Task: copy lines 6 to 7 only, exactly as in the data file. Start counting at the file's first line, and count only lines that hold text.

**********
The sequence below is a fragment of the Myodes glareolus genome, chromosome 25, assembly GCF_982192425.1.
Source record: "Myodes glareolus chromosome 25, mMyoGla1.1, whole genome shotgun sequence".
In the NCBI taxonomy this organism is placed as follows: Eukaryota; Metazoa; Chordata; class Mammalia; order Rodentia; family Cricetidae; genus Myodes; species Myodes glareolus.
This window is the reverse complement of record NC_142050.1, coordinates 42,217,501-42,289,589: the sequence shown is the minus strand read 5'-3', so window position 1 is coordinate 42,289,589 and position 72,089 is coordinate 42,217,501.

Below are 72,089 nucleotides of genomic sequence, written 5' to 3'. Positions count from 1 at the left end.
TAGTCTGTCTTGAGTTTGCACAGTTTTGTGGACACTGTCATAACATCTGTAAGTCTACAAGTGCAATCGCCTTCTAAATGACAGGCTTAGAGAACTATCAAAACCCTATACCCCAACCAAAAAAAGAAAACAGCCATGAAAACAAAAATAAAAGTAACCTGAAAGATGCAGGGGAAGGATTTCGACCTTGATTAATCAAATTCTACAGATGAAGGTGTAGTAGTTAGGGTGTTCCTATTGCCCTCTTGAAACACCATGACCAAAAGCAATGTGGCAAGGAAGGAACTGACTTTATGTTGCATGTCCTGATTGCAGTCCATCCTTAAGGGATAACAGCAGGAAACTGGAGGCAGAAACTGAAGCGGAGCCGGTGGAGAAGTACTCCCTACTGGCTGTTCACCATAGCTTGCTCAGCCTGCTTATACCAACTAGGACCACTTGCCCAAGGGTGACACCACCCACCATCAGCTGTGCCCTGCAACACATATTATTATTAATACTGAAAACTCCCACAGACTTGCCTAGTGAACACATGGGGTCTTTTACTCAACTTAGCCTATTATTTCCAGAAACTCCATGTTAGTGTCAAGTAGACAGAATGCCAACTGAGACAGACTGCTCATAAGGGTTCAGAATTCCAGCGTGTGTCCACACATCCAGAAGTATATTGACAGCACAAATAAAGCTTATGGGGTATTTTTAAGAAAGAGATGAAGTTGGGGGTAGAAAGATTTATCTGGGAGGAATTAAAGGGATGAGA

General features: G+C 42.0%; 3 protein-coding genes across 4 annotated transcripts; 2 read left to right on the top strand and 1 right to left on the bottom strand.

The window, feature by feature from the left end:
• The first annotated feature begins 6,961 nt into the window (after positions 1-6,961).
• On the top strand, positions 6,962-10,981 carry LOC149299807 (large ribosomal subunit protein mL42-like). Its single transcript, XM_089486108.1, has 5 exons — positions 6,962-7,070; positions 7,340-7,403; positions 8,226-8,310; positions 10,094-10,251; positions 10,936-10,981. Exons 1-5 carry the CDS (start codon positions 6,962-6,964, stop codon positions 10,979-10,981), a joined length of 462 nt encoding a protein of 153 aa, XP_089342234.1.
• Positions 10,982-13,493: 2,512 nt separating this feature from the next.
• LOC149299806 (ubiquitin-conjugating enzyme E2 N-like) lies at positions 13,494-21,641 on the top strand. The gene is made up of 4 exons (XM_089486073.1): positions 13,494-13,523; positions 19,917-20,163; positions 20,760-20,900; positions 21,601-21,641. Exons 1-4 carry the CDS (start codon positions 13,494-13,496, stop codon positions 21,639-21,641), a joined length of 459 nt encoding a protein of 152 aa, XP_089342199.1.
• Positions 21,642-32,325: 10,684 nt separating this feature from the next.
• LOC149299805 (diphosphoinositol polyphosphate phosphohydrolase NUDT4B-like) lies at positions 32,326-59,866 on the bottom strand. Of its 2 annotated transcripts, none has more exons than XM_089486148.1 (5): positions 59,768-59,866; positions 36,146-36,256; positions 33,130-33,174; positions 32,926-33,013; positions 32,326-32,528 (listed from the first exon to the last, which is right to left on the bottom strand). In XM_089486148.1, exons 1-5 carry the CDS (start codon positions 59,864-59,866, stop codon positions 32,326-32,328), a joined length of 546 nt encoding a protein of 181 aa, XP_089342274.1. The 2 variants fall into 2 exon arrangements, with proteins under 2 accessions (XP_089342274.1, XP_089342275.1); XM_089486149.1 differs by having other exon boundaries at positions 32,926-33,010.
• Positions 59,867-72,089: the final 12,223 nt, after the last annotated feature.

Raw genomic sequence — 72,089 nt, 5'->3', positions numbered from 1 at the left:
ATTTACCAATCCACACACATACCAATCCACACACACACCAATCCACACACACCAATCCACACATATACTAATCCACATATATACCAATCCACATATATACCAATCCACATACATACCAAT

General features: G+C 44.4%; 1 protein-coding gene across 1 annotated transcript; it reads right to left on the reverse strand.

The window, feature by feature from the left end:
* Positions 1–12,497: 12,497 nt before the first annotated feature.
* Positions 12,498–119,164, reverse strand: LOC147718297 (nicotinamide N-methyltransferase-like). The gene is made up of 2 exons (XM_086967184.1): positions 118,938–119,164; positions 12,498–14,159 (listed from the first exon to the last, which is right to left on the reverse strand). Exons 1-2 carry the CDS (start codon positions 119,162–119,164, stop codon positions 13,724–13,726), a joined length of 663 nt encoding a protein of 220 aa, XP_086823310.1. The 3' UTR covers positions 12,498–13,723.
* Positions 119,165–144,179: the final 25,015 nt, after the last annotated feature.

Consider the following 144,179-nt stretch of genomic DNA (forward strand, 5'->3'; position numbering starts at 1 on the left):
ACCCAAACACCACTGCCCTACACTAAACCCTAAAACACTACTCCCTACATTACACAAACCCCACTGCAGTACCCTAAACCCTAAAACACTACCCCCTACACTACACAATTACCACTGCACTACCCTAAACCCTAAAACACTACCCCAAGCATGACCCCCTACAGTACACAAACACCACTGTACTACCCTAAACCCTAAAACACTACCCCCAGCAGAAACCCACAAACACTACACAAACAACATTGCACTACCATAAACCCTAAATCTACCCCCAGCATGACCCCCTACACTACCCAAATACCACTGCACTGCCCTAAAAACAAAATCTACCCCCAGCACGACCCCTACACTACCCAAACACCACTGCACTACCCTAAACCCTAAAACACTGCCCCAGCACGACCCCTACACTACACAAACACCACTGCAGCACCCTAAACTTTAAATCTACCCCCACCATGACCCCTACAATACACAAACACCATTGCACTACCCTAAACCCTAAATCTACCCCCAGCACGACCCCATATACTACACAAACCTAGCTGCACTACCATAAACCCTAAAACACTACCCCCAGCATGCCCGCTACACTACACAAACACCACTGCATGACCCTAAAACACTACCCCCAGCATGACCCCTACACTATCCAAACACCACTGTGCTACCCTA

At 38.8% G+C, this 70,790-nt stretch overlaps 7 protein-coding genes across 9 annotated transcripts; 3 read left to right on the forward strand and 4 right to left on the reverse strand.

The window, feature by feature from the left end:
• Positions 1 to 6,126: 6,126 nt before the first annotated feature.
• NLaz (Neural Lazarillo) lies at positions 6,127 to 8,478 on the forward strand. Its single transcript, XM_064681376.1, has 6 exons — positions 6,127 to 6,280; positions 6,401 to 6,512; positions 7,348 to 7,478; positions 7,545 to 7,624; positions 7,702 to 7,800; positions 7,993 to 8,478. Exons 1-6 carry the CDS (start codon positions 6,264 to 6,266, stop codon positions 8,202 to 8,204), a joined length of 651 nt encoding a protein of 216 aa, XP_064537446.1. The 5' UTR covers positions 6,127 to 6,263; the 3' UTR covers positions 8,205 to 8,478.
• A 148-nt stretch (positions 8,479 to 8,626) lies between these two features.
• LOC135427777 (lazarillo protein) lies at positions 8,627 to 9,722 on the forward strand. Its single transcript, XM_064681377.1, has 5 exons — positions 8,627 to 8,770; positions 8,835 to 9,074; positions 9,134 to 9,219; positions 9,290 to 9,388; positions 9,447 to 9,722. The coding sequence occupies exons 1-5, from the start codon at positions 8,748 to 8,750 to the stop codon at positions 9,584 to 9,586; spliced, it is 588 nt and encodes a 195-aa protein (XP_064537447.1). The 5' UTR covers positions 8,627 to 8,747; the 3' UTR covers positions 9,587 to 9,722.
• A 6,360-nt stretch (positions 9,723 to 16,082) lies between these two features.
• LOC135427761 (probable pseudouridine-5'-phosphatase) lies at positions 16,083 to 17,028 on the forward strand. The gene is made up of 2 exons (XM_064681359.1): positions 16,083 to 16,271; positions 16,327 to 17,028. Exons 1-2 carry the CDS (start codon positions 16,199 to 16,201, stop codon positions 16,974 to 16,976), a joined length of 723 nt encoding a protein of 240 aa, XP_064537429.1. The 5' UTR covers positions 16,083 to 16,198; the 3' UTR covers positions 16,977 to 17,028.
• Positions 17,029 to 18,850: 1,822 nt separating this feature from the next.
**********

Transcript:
TAGTCTGTCTTGAGTTTGCACAGTTTTGTGGACACTGTCATAACATCTGTAAGTCTACAAGTGCAATCGCCTTCTAAATGACAGGCTTAGAGAACTATCAAAACCCTATACCCCAACCAAAAAAAGAAAACAGCCATGAAAACAAAAATAAAAGTAACCTGAAAGATGCAGGGGAAGGATTTCGACCTTGATTAATCAAATTCTACAGATGAAGGTGTAGTAGTTAGGGTGTTCCTATTGCCCTCTTGAAACACCATGACCAAAAGCAATGTGGCAAGGAAGGAACTGACTTTATGTTGCATGTCCTGATTGCAGTCCATCCTTAAGGGATAACAGCAGGAAACTGGAGGCAGAAACTGAAGCGGAGCCGGTGGAGAAGTACTCCCTACTGGCTGTTCACCATAGCTTGCTCAGCCTGCTTATACCAACTAGGACCACTTGCCCAAGGGTGACACCACCCACCATCAGCTGTGCCCTGCAACACATATTATTATTAATACTGAAAACTCCCACAGACTTGCCTAGTGAACACATGGGGTCTTTTACTCAACTTAGCCTATTATTTCCAGAAACTCCATGTTAGTGTCAAGTAGACAGAATGCCAACTGAGACAGACTGCTCATAAGGGTTCAGAATTCCAGCGTGTGTCCACACATCCAGAAGTATATTGACAGCACAAATAAAGCTTATGGGGTATTTTTAAGAAAGAGATGAAGTTGGGGGTAGAAAGATTTATCTGGGAGGAATTAAAGGGATGAGA

General features: G+C 42.0%; 3 protein-coding genes across 4 annotated transcripts; 2 read left to right on the top strand and 1 right to left on the bottom strand.